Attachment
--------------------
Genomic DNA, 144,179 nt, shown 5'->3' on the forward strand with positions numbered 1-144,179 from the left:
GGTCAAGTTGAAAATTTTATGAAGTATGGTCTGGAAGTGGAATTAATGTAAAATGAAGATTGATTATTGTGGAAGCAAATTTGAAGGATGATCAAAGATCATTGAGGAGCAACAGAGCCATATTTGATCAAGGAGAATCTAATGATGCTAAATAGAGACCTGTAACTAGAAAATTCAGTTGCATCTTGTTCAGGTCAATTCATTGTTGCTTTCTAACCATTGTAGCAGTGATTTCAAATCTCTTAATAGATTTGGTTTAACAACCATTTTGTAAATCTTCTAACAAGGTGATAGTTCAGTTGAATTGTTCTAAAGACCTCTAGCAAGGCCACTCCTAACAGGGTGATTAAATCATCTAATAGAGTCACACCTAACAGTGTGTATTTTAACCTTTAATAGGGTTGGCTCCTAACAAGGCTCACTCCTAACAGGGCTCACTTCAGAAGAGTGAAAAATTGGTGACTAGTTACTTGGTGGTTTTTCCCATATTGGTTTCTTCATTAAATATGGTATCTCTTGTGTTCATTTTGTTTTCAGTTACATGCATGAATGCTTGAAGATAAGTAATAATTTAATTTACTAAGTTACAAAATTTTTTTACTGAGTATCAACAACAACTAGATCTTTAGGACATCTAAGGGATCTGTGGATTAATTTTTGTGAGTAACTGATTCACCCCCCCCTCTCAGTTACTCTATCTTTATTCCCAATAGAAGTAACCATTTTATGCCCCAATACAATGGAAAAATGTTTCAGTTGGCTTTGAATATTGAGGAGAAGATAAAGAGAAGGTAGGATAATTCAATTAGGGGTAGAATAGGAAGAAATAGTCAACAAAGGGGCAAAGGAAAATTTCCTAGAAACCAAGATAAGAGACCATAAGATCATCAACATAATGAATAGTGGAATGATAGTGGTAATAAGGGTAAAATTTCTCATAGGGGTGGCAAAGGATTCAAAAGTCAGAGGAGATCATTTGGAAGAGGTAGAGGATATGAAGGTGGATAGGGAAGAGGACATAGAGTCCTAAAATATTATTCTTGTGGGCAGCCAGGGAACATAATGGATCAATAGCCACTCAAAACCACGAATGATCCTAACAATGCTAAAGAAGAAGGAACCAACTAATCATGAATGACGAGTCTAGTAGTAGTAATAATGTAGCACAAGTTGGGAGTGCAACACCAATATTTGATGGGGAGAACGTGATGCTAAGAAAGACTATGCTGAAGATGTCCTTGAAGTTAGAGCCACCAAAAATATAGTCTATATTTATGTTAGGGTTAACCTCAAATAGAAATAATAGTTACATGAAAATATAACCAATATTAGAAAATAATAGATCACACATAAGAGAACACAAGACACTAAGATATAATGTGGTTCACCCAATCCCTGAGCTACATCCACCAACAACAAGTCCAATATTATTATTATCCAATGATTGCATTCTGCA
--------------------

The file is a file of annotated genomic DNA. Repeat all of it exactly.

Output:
Genomic DNA, 144,179 nt, shown 5'->3' on the forward strand with positions numbered 1-144,179 from the left:
GGTCAAGTTGAAAATTTTATGAAGTATGGTCTGGAAGTGGAATTAATGTAAAATGAAGATTGATTATTGTGGAAGCAAATTTGAAGGATGATCAAAGATCATTGAGGAGCAACAGAGCCATATTTGATCAAGGAGAATCTAATGATGCTAAATAGAGACCTGTAACTAGAAAATTCAGTTGCATCTTGTTCAGGTCAATTCATTGTTGCTTTCTAACCATTGTAGCAGTGATTTCAAATCTCTTAATAGATTTGGTTTAACAACCATTTTGTAAATCTTCTAACAAGGTGATAGTTCAGTTGAATTGTTCTAAAGACCTCTAGCAAGGCCACTCCTAACAGGGTGATTAAATCATCTAATAGAGTCACACCTAACAGTGTGTATTTTAACCTTTAATAGGGTTGGCTCCTAACAAGGCTCACTCCTAACAGGGCTCACTTCAGAAGAGTGAAAAATTGGTGACTAGTTACTTGGTGGTTTTTCCCATATTGGTTTCTTCATTAAATATGGTATCTCTTGTGTTCATTTTGTTTTCAGTTACATGCATGAATGCTTGAAGATAAGTAATAATTTAATTTACTAAGTTACAAAATTTTTTTACTGAGTATCAACAACAACTAGATCTTTAGGACATCTAAGGGATCTGTGGATTAATTTTTGTGAGTAACTGATTCACCCCCCCCTCTCAGTTACTCTATCTTTATTCCCAATAGAAGTAACCATTTTATGCCCCAATACAATGGAAAAATGTTTCAGTTGGCTTTGAATATTGAGGAGAAGATAAAGAGAAGGTAGGATAATTCAATTAGGGGTAGAATAGGAAGAAATAGTCAACAAAGGGGCAAAGGAAAATTTCCTAGAAACCAAGATAAGAGACCATAAGATCATCAACATAATGAATAGTGGAATGATAGTGGTAATAAGGGTAAAATTTCTCATAGGGGTGGCAAAGGATTCAAAAGTCAGAGGAGATCATTTGGAAGAGGTAGAGGATATGAAGGTGGATAGGGAAGAGGACATAGAGTCCTAAAATATTATTCTTGTGGGCAGCCAGGGAACATAATGGATCAATAGCCACTCAAAACCACGAATGATCCTAACAATGCTAAAGAAGAAGGAACCAACTAATCATGAATGACGAGTCTAGTAGTAGTAATAATGTAGCACAAGTTGGGAGTGCAACACCAATATTTGATGGGGAGAACGTGATGCTAAGAAAGACTATGCTGAAGATGTCCTTGAAGTTAGAGCCACCAAAAATATAGTCTATATTTATGTTAGGGTTAACCTCAAATAGAAATAATAGTTACATGAAAATATAACCAATATTAGAAAATAATAGATCACACATAAGAGAACACAAGACACTAAGATATAATGTGGTTCACCCAATCCCTGAGCTACATCCACCAACAACAAGTCCAATATTATTATTATCCAATGATTGCATTCTGCA